This news is a few months old but it wasn’t given any media coverage. It is important to highlight this so that people know how non-Hindu missionaries work to spread propaganda and convert Hindus. This is also a supreme example of how if Hindus stand shoulder-to-shoulder they can evade this ever-growing threat to Hinduism.
Fifty villages in Chhattisgarh’s Bastar region have stopped the entry of non-Hindu missionaries, especially Christians. This was due to active and aggressive campaigning by the Vishwa Hindu Parishad.
Suresh Yadav, Bastar district president of the VHP, said that over 50 gram panchayats in Bastar have passed orders under Section 129 (G) of the Chhattisgarh Panchayat Raj Act banning all ‘non-Hindu religious propaganda, prayers and speeches in the villages.’
A passage from the order read: “To stop the forced conversion by some outsider religious campaigners and to prevent them from using derogatory language against Hindu deities and customs, the Sirisguda Gram Sabha bans religious activities such as prayers, meetings and propaganda of all non-Hindu religions.”
Sirisguda saw disputes when Christian families refused to give donation for an annual Hindu religious festival. Sirisguda sarpanch claimed that not only did these families refuse donations, they even used derogatory language against Hindu gods. This led to the banning of non-Hindu missionaries in these villages.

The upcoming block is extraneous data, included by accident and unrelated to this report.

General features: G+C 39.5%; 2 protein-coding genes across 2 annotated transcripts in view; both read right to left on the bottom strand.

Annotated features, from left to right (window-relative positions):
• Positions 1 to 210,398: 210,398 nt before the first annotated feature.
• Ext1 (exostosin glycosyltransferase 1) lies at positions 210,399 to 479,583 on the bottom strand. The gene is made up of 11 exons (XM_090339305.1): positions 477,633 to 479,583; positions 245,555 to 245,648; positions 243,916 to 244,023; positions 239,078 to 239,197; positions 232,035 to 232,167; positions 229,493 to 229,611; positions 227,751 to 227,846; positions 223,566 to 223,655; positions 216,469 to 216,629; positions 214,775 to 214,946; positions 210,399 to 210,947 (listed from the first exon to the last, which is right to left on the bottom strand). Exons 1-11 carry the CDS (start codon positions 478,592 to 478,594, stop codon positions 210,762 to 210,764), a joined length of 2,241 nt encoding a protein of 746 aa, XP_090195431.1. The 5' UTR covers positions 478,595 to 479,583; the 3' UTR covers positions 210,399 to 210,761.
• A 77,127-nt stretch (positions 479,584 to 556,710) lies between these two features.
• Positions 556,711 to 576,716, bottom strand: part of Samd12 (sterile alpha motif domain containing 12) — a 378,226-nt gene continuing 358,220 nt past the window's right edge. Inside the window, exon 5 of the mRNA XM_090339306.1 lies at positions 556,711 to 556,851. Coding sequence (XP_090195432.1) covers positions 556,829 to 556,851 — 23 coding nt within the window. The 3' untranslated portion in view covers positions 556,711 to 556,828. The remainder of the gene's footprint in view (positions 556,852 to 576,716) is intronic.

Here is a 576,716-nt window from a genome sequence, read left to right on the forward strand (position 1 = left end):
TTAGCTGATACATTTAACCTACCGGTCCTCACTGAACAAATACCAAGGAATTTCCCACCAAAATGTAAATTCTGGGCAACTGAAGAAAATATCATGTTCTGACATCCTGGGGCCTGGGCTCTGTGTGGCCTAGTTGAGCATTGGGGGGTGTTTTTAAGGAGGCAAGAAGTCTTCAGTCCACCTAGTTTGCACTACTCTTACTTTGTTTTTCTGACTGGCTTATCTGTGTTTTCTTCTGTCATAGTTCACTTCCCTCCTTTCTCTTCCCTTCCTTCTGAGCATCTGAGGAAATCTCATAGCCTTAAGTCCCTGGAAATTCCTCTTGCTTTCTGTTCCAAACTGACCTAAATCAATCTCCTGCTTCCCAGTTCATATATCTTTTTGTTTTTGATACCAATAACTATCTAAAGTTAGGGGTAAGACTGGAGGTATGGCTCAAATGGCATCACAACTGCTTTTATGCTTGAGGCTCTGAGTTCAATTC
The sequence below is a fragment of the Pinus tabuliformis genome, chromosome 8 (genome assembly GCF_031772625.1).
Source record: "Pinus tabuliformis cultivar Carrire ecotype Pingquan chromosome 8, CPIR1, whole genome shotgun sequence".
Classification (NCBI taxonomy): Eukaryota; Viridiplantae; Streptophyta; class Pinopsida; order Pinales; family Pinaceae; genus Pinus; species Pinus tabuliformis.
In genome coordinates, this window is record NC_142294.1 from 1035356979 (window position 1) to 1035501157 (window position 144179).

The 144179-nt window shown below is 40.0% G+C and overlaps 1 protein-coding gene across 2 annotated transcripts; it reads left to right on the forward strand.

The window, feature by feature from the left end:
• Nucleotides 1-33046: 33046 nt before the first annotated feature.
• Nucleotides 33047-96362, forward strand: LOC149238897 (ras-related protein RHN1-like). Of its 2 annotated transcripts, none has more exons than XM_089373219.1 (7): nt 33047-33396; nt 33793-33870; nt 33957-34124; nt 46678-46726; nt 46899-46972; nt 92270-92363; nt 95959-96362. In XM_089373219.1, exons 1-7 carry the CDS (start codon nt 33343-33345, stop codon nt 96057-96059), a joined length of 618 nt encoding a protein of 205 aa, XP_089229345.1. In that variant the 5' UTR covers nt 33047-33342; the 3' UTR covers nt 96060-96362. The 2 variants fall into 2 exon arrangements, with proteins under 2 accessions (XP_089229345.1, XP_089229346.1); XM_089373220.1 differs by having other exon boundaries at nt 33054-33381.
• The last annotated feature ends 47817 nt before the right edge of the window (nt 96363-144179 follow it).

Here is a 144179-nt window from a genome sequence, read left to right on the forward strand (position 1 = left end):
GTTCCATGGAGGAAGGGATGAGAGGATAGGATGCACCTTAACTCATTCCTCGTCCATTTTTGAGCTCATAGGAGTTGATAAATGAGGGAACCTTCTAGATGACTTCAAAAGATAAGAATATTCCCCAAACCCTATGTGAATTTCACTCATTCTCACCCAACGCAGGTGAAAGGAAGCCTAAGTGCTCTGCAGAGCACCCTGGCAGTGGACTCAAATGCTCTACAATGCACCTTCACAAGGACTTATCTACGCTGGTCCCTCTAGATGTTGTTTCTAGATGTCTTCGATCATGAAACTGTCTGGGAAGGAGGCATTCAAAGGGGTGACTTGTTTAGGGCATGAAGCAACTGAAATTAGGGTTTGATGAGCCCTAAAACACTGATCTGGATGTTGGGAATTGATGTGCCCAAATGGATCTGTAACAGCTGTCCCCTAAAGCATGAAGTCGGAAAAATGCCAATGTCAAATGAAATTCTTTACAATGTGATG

The problem of Hindu conversion is rampant in India. The worst aspect is that missionaries use guile to lure poor Hindus into converting. They even give them food, money or clothes and make greater promises of prosperity if they convert from Hinduism.
This has led to worsening of demographics in many states such as West Bengal and Kerala, and some North-Eastern states. Natural growth of religion is acceptable and that is what it should be like. But forced conversions of the poor who are already following Hinduism with false promises must be stopped. Hopefully more Hindus will rise in this manner to this grave issue and stand up together. It is essential for the long-term sustenance of Hinduism.